FIGURE 3
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Figure 3. Effects of KCa channel blockers CTX and Apa on H2S-mediated relaxation in MCA of normal rats (mean ± SD, n = 8). (A) Effects of CTX and Apa on NaHS-induced relaxation. (B) Effect of L-Cys on relaxation in U46619-preconstricted rat MCA. (C) Effects of the endothelium removal on the L-Cys- induced relaxation. **P < 0.01 vs. L-Cys (+Endo). (D) Effect of CTX and Apa on L-Cys-induced relaxation in MCA. **P < 0.01 vs. NaHS or vehicle or L-Cys (+Endo).

TABLE 1
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Table 1. Effects of CTX plus Apa on relaxation of MCA to NaHS or L-Cys, and role of vascular endothelium in L-Cys-induced relaxation in the MCA (Mean ± SD, n = 8).

Effect of Vascular Endothelium on H2S-Mediated Relaxation of MCA

As shown in Figures 3B,C and Table 1, the removal of vascular endothelium significantly reduced the relaxation of MCA to L-Cys, with Emax being reduced to 8.8 ± 3.8%. Co-adding of ACh and endothelium cells (EAhy926 cells) cultured in vitro into luminal perfusate could induce a non-NO and non-PGI2 relaxation in endothelium-denuded rat MCA precontracted with KCl (Figure 4, Emax: 66.1 ± 1.6%). However, co-application of ACh and EAhy926 cells of CSE knockdown cannot induce the relaxation in the endothelium-denuded MCA. These results further suggest that vascular endothelium participated in the relaxation in rat MCA, and that endothelial H2S might mediate vasodilation in the blood vessel.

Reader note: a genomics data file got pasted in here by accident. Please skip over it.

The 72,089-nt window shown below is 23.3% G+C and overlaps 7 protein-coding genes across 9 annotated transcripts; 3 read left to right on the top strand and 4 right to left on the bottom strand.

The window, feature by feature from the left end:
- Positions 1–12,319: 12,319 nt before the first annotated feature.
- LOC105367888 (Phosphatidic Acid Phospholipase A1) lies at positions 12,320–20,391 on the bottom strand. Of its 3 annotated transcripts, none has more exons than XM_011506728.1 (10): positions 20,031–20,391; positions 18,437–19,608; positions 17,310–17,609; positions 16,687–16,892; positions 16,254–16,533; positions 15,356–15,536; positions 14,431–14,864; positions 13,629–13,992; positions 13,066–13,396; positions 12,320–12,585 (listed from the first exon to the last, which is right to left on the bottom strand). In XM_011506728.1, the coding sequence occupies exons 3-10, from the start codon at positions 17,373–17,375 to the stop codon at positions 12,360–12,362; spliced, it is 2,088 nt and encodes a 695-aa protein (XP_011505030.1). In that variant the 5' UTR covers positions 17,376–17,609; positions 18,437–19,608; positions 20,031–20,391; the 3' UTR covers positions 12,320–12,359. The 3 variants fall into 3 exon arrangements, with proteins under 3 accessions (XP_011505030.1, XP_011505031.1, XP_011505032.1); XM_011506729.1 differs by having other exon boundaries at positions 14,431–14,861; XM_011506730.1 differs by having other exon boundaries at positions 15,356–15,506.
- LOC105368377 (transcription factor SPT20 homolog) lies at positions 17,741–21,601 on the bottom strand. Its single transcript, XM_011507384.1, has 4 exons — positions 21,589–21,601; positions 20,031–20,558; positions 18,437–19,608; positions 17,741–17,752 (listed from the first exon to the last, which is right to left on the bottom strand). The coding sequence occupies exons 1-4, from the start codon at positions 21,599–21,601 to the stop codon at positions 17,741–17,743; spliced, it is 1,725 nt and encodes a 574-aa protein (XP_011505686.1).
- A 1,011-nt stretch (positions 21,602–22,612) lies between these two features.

FIGURE 4
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Figure 4. Role of endothelial CSE in ACh-induced non-NO- non-PGI2 relaxation in endothelium-denuded rat MCA (mean ± SD, n = 8). (A) Effect of EAhy926 cells (endothelial cell, EC) on ACh-induced non-NO- non-PGI2 relaxation in KCl-preconstricted endothelium-denuded rat MCA. (B) Effect of EAhy926 cells with CSE knockdown (CSE-siRNA EC) on ACh-induced non-NO- non-PGI2 relaxation in KCl-preconstricted endothelium-denuded rat MCA. **P < 0.01 vs. vehicle or L-NAME+Indo+EC.

Effects of H2S on Neuronal Injury Induced by MCAO in Rats

The rats were transfected with siRNA to knock down the expression of CSE and used to investigate the role of endogenous H2S on neuronal injury induced by MCAO.

Effect of H2S on Neurological Score

The neurologic deficit scores of rats are presented in Figure 5A. No neurologic deficits were observed in the sham group. Moderate neurologic deficits (average score: 3) were observed at 24 h after reperfusion in control group rats, while in the CSE-siRNA group, the rats had significant neurologic deficits (average score: 3.5), and interestingly, the neurologic deficits were remarkably inhibited by 1 × 10−6 mol/kg NaHS supplementation within 30 min after ischemia.

FIGURE 5
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Figure 5. Effect of CSE knockdown (CSE siRNA) on neuronal injury induced by MCAO in rats (Mean ± SEM, n = 8). (A) Neurological deficits. (B) Infarct volume. (C) Quantitative analysis of brain infarct volume. (D) Brain water content. #P < 0.05 vs. control, ##P < 0.01 vs. control, **P < 0.01 vs. CSE siRNA.

Effect of H2S on the Infarction Volume